(Year Four, spring and summer)
Underneath the companionway and cockpit floor, where originally the inboard engine was mounted but now will be my battery bank.
Note how the shaft tube is at a slight angle to port (an Albin feature.) Instead of just glassing over the shaft tube, I filled it with grease and a stainless steel threaded shaft, secured on both ends by a washer and two nuts (and a seal of 4200 on the outside.) Yes, I know; stainless is not the best metal to put under the waterline. The original shaft is actually a shaft within another tube (for the combi-prop), and without a prop fixture at the end of it, seawater would enter the shaft housing. I looked around for an old shaft of suitable diameter and length, but couldn’t find anything handy. For the price of bronze stock, I got enough stainless (sold in 6 foot lengths) to give this try, evaluate the whole assembly after the first haul, and if need be replace it with the spare length while I find a better solution. The shaft protrudes from the hull long enough to attach a zinc and function as an electrical ground.
To build a secure platform for the battery bank, first I tried to use the original motor mounts to secure a flat surface that would be level while sitting in flat water. Well, remember how the shaft tube is angled to the side? It’s also angled down just a tad, so trying to square off the surface with shims was much harder in practice than in theory. Also, I figured if I’m going to make a bed for the batteries, I might as well extend it a little aft to better make use of the space otherwise just curving into the bilge. Note the thickened resin tabs under the small blocks of leftover mahogony to hold the bed screws. Yes, this would have been easier and faster if I had done this before I primed and painted the bilge and installed the surrounding wood pieces . . . BUT it wouldn’t have been nearly as much fun!
I think the base is 5/8″ hardwood plywood coated with resin on the bottom, fiberglass and resin on top.
All the wiring in one place . . .
The board hinged up.
The old antennae support was bendable by hand with hardly any effort.
I ran new wire for the VHF antennae and LED tri-color nav light, and to keep the wires from banging around and against the inside of the mast I used thick zip ties every foot or so, in a circular pattern. It seems to work well. I installed a lightening protector on top of the mast, too. I’ve been told it is an “elephant chaser” (you know, “Ya don’t see any elephants around here, do ya?”)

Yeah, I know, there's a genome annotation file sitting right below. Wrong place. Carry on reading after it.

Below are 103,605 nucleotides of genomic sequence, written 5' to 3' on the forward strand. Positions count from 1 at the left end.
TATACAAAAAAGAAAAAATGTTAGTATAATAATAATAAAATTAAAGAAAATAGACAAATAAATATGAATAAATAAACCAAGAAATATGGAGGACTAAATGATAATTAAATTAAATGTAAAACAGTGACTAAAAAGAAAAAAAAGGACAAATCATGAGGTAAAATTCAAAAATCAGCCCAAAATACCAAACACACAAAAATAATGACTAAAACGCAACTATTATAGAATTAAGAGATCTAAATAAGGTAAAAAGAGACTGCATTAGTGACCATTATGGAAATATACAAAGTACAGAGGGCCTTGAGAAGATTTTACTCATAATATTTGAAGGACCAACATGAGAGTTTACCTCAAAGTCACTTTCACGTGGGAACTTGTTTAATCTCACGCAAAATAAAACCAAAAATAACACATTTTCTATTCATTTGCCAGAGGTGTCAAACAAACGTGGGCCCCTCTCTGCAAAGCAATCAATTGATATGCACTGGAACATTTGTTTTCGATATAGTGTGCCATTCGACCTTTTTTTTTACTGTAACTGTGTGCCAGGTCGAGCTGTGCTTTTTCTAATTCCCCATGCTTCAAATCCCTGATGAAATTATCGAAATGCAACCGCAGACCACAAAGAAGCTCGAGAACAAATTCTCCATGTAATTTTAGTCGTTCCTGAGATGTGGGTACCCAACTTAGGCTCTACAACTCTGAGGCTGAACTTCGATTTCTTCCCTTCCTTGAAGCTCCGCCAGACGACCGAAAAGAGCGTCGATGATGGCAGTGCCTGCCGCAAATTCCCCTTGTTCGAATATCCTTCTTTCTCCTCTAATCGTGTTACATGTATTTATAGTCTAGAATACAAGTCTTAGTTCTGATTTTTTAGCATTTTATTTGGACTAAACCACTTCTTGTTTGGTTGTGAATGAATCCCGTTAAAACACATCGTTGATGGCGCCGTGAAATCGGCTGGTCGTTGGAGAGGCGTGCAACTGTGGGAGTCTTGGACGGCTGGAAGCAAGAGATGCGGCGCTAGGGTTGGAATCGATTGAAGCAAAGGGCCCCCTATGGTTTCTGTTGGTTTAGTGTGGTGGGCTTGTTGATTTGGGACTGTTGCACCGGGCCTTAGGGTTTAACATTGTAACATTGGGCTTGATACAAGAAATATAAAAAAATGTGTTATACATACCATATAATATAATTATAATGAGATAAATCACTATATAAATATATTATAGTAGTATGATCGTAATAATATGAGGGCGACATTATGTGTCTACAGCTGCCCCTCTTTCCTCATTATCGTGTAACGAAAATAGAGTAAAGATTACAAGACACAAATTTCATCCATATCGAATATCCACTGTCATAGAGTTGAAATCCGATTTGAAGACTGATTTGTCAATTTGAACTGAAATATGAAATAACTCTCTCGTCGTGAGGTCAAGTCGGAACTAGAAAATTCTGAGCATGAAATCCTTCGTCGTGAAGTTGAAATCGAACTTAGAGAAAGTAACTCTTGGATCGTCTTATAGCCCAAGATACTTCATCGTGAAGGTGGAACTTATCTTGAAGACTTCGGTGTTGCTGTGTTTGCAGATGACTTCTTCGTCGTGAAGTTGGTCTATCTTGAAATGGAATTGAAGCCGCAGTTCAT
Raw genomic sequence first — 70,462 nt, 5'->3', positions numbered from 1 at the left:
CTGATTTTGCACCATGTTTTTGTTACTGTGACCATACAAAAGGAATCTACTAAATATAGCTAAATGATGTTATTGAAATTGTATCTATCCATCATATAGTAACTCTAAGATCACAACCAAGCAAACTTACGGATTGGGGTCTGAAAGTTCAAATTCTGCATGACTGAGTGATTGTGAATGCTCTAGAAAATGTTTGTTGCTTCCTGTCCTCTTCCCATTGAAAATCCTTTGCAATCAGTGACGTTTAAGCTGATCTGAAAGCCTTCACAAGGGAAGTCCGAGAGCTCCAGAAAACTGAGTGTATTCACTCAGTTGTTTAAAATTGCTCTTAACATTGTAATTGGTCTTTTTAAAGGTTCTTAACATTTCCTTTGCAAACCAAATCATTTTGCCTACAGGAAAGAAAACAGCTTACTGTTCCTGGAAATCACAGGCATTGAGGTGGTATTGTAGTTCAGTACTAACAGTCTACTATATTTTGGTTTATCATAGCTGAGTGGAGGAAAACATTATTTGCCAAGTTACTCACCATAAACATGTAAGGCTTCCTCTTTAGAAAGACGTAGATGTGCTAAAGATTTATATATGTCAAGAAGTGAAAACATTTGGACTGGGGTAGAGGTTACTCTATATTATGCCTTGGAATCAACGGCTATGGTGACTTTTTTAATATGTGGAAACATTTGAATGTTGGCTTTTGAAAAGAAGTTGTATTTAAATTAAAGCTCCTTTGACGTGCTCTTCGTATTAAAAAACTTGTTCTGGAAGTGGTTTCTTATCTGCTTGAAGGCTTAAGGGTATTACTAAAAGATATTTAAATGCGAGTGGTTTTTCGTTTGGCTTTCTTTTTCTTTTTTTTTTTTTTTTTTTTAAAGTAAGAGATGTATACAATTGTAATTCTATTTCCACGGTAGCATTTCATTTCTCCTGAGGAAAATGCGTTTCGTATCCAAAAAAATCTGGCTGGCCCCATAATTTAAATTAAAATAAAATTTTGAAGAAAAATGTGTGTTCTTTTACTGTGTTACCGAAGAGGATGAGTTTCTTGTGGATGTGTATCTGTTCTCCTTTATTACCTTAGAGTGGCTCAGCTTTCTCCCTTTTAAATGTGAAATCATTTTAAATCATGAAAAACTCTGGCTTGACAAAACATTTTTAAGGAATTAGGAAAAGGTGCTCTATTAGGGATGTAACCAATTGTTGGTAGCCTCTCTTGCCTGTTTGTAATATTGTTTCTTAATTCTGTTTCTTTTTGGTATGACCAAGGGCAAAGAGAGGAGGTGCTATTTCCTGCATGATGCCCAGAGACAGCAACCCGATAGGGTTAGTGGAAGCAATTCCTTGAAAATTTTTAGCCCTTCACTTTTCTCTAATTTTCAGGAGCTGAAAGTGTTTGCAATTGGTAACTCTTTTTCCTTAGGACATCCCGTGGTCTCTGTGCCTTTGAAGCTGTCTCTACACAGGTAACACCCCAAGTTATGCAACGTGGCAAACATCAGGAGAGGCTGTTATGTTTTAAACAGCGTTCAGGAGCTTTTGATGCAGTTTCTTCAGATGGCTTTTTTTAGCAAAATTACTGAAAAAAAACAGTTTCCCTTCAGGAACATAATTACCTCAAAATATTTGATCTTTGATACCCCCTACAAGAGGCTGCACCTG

LED tricolor light
The old spreader bases. Notice the crack in one and the repair on the other!
The new spreader bases. After tracking down the mast manufacturer’s company sale from Great Britain to California to South Carolina, I finally just had these machined from aluminum block by a guy about 4 miles from the boat for I think it was $60 apiece. Looookin’ good!
I replaced the old traveler (below) with a new one (above) from Garhauer. Big difference.
I replaced all of the standing rigging. There were a few broken strands on the old stays and shrouds, but mostly they were just a big unknown — I’m pretty sure it was the original rigging, nearly 40 years old. It cost about $1000 (a.k.a. “One boat unit”), but now I know exactly what I have.
Two tips in case you replace your rig:
- Expect to have great fun getting accurate measurements of the old rig. (Is the mast straight? Port and starboard, fore and aft, and not bent? Oh, it is, is it? Then why are your pairs of measurements different? Now, which of your friends can you con to climb back up the mast to do it all over again?)
- Make sure your clevis pins are the appropriate size for the tang holes and turnbuckles. I don’t mean close — I mean appropriate. If it fits correctly, the strain is distributed along the entire semi–circle of the pin; if it is too small, the “load–bearing point” is exactly that — a point at the bottom of the semi–circle of the pin / hole. As always, if at all possible, distribute the strain evenly.